Summer officially begins with Memorial Day and that means lot of grilling. We’ve collaborated with NSF International – a nonprofit organization committed to protecting public health and safety – to come up with the top six tips for safe summer grilling. Whether you are grilling novice or a grill master, we hope you’ll find these tips helpful for keeping your grilling fun and safe this summer.
- Start with a Clean Kitchen: According to a swab analysis by NSF International, the kitchen sponge and kitchen sink were the germiest places in the home. This is because they’re generally used throughout the cooking and cleaning process, but you can avoid cross-contamination by making sure they’re clean. To clean your sponge, wet it and microwave it on high for one or two minutes before using it. It’s especially important to do this after working with a contaminated surface. You can also wash them in the dishwasher. Replace sponges often or use a disposable product like paper towels when dealing with meat. Disinfect your kitchen sink, including facet and handles several times a day and always after handling meat and before moving on to other ingredients. Use non-bleach disinfecting alternatives that are safer for you and the environment but just as effective.
- Defrost Foods Safely. NEVER leave food out on the counter to defrost and don’t put it in the sink in cold water. To SAFELY defrost food, put it on the lowest shelf in the refrigerator (if it leaks, contaminates will not ruin food beneath it) or defrost the item in the microwave. Or cook from the froze state, but it will generally add 50% more time than fresh meat or poultry.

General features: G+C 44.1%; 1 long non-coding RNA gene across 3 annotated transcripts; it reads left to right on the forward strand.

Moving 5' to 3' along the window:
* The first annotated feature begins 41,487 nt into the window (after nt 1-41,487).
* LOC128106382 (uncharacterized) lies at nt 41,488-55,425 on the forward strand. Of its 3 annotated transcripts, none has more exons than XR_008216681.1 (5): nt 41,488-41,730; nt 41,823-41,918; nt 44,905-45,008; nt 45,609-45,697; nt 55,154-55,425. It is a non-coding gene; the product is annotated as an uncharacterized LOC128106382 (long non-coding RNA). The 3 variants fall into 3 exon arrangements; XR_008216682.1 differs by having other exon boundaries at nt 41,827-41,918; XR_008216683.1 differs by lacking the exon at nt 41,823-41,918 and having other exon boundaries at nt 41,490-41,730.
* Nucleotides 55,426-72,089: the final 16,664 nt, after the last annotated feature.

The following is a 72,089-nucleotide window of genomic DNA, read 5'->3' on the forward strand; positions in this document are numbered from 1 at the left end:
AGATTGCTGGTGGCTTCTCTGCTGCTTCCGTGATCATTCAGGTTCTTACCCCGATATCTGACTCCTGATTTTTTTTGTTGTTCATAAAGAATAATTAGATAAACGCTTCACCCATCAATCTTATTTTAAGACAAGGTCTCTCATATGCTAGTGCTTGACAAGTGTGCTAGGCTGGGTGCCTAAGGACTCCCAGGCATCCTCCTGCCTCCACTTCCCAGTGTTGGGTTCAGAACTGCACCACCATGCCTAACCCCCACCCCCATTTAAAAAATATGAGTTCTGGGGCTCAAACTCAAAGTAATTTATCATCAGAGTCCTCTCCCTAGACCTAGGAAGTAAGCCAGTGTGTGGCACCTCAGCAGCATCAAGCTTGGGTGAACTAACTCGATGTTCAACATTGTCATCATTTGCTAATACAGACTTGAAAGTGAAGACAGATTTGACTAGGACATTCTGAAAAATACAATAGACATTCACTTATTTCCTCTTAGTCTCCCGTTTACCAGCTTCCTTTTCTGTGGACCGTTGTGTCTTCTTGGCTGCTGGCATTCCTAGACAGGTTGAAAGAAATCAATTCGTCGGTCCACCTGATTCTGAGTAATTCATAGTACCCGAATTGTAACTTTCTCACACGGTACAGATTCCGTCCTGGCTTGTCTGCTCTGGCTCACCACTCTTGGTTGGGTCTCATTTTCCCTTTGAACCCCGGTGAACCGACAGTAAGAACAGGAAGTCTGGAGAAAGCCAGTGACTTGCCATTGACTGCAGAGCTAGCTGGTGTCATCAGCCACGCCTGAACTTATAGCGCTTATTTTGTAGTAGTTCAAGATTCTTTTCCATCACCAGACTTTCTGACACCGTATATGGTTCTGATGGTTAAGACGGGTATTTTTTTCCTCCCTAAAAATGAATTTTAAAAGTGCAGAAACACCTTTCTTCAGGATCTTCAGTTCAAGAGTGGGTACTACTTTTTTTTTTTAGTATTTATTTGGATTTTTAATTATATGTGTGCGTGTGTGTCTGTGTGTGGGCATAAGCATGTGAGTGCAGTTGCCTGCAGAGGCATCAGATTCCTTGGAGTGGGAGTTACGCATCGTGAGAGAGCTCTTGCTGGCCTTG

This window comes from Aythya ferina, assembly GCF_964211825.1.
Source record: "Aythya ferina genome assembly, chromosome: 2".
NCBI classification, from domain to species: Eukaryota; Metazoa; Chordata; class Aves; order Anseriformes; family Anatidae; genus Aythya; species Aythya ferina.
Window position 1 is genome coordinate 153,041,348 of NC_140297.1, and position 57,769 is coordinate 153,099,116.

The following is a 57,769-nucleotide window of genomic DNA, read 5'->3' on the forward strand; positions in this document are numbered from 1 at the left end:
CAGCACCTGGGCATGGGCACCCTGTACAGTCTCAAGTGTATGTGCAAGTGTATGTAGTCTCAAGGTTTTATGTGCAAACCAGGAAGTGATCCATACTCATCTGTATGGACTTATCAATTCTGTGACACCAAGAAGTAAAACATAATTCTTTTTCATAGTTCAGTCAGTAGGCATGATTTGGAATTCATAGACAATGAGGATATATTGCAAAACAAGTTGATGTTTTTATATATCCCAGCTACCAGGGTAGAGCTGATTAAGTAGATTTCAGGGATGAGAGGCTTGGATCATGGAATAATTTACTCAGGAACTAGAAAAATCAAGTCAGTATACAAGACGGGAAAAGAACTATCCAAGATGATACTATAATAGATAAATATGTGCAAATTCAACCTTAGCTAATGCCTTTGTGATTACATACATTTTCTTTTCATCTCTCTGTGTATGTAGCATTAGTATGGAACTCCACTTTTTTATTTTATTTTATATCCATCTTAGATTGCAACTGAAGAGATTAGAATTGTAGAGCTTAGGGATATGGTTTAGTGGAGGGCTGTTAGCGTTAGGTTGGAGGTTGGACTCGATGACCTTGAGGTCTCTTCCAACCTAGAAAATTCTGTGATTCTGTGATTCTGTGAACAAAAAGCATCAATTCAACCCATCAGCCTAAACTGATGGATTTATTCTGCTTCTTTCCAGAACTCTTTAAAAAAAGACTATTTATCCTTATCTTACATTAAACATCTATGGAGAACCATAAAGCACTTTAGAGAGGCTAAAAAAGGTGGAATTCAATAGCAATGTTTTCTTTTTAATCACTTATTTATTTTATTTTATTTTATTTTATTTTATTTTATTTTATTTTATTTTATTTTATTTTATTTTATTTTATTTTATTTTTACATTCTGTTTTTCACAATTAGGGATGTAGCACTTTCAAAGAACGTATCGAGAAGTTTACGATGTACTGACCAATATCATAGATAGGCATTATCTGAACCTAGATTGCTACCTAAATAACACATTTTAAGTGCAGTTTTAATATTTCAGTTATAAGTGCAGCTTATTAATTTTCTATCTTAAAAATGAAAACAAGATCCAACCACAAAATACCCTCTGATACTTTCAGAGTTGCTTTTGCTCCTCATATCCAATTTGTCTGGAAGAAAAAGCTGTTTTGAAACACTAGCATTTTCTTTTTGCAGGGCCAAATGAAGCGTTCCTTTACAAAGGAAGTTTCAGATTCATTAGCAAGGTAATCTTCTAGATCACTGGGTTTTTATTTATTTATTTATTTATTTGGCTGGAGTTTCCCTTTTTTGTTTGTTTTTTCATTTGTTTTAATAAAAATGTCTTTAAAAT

- Practice Proper Marinating. Marinate in the refrigerator and dispose of any leftover marinade. Boiling a marinade will not kill all the bacteria present. Make and extra cup of marinade and reserve it BEFORE marinating the meat to use as a serving sauce if desired.
- Keep Hot Foods Hot and Cold Foods Cold Hot foods need to be kept at temperatures above 140 F and cold foods less than 40 F. Between these two temperatures, bacteria can multiply very rapidly and reach dangerous levels in as little as two hours.
USDA Recommended Safe
Minimum Internal Temperatures
- Steaks & Roasts – 145 °F
- Fish – 145 °F
- Pork – 160 °F
- Ground Beef – 160 °F
- Egg Dishes – 160 °F
- Chicken Breasts – 165 °F
- Whole Poultry – 165 °
- Don’t cook with your eyes; Cook with a thermometer. Use a thermometer to determine if your meat is safely cooked – don’t rely on your eyes only. Meat and/or grilling thermometers are inexpensive but can prevent food-borne illnesses when used properly. Any leftovers should be refrigerated within two hours (one hour if the temperature is over 90° F).
- Avoid Cross Contamination. Since bacteria can easily spread from one food to the next via dripping juices, hands, or utensils, think ahead to avoid cross contamination. Immediately disinfect any area touched by meat or contaminated hands or utensils. NEVER use the same utensils and dishes for raw and cooked food without a thorough washing with soap and water and always wash your hands before preparing and consuming food.
Simple steps to keep bacterial illnesses at bay can make for a healthier and happier summer!